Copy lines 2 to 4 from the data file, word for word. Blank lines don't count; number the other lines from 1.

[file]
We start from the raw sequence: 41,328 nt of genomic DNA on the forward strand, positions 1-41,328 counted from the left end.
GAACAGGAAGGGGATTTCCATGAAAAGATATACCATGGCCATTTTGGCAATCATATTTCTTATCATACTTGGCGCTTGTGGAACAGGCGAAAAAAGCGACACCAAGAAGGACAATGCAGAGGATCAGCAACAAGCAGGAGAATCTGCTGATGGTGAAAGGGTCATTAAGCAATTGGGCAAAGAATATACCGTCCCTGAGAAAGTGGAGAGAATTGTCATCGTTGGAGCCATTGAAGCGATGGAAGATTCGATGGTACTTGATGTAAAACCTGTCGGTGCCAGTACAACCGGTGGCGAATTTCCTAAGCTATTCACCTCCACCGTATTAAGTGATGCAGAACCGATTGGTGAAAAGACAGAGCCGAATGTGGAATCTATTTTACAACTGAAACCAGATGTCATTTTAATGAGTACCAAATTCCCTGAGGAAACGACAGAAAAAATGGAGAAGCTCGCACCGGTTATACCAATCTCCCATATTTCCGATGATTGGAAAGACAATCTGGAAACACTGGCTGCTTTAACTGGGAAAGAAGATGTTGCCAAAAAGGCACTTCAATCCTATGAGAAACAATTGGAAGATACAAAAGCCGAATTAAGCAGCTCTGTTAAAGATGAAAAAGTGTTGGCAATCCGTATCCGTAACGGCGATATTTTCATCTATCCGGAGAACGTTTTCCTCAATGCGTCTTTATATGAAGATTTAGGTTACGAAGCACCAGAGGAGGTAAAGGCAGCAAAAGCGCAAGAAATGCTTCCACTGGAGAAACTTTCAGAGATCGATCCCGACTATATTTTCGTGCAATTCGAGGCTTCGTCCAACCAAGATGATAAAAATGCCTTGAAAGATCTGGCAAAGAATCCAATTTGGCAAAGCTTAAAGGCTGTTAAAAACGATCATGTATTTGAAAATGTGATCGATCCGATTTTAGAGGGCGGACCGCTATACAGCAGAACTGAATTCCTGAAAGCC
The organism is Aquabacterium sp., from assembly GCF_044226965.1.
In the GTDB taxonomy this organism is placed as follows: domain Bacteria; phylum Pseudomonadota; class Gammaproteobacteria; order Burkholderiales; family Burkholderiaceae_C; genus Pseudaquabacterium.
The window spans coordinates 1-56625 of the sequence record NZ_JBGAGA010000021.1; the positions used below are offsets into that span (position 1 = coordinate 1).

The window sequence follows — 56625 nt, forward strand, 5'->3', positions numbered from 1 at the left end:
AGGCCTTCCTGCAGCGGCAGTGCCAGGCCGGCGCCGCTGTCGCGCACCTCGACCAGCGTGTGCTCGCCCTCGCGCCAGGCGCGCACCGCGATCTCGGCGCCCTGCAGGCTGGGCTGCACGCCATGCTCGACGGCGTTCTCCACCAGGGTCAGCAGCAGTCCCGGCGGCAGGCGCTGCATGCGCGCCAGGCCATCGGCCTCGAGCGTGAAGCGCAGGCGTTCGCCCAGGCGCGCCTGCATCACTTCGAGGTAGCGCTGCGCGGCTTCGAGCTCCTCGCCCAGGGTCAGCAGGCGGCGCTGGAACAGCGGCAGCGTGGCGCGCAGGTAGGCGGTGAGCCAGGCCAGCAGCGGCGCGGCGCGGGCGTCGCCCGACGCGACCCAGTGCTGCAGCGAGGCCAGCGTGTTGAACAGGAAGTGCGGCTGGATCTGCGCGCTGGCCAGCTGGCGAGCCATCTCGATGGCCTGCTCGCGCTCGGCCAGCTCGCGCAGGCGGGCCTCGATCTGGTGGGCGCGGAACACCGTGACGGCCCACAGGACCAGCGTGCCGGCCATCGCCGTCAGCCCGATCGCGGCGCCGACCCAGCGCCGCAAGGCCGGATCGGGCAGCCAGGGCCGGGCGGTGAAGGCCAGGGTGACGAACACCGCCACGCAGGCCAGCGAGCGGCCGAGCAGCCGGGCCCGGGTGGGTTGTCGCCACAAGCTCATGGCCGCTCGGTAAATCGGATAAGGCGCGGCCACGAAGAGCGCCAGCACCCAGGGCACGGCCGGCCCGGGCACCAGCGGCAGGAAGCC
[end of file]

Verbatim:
GAACAGGAAGGGGATTTCCATGAAAAGATATACCATGGCCATTTTGGCAATCATATTTCTTATCATACTTGGCGCTTGTGGAACAGGCGAAAAAAGCGACACCAAGAAGGACAATGCAGAGGATCAGCAACAAGCAGGAGAATCTGCTGATGGTGAAAGGGTCATTAAGCAATTGGGCAAAGAATATACCGTCCCTGAGAAAGTGGAGAGAATTGTCATCGTTGGAGCCATTGAAGCGATGGAAGATTCGATGGTACTTGATGTAAAACCTGTCGGTGCCAGTACAACCGGTGGCGAATTTCCTAAGCTATTCACCTCCACCGTATTAAGTGATGCAGAACCGATTGGTGAAAAGACAGAGCCGAATGTGGAATCTATTTTACAACTGAAACCAGATGTCATTTTAATGAGTACCAAATTCCCTGAGGAAACGACAGAAAAAATGGAGAAGCTCGCACCGGTTATACCAATCTCCCATATTTCCGATGATTGGAAAGACAATCTGGAAACACTGGCTGCTTTAACTGGGAAAGAAGATGTTGCCAAAAAGGCACTTCAATCCTATGAGAAACAATTGGAAGATACAAAAGCCGAATTAAGCAGCTCTGTTAAAGATGAAAAAGTGTTGGCAATCCGTATCCGTAACGGCGATATTTTCATCTATCCGGAGAACGTTTTCCTCAATGCGTCTTTATATGAAGATTTAGGTTACGAAGCACCAGAGGAGGTAAAGGCAGCAAAAGCGCAAGAAATGCTTCCACTGGAGAAACTTTCAGAGATCGATCCCGACTATATTTTCGTGCAATTCGAGGCTTCGTCCAACCAAGATGATAAAAATGCCTTGAAAGATCTGGCAAAGAATCCAATTTGGCAAAGCTTAAAGGCTGTTAAAAACGATCATGTATTTGAAAATGTGATCGATCCGATTTTAGAGGGCGGACCGCTATACAGCAGAACTGAATTCCTGAAAGCC
The organism is Aquabacterium sp., from assembly GCF_044226965.1.
In the GTDB taxonomy this organism is placed as follows: domain Bacteria; phylum Pseudomonadota; class Gammaproteobacteria; order Burkholderiales; family Burkholderiaceae_C; genus Pseudaquabacterium.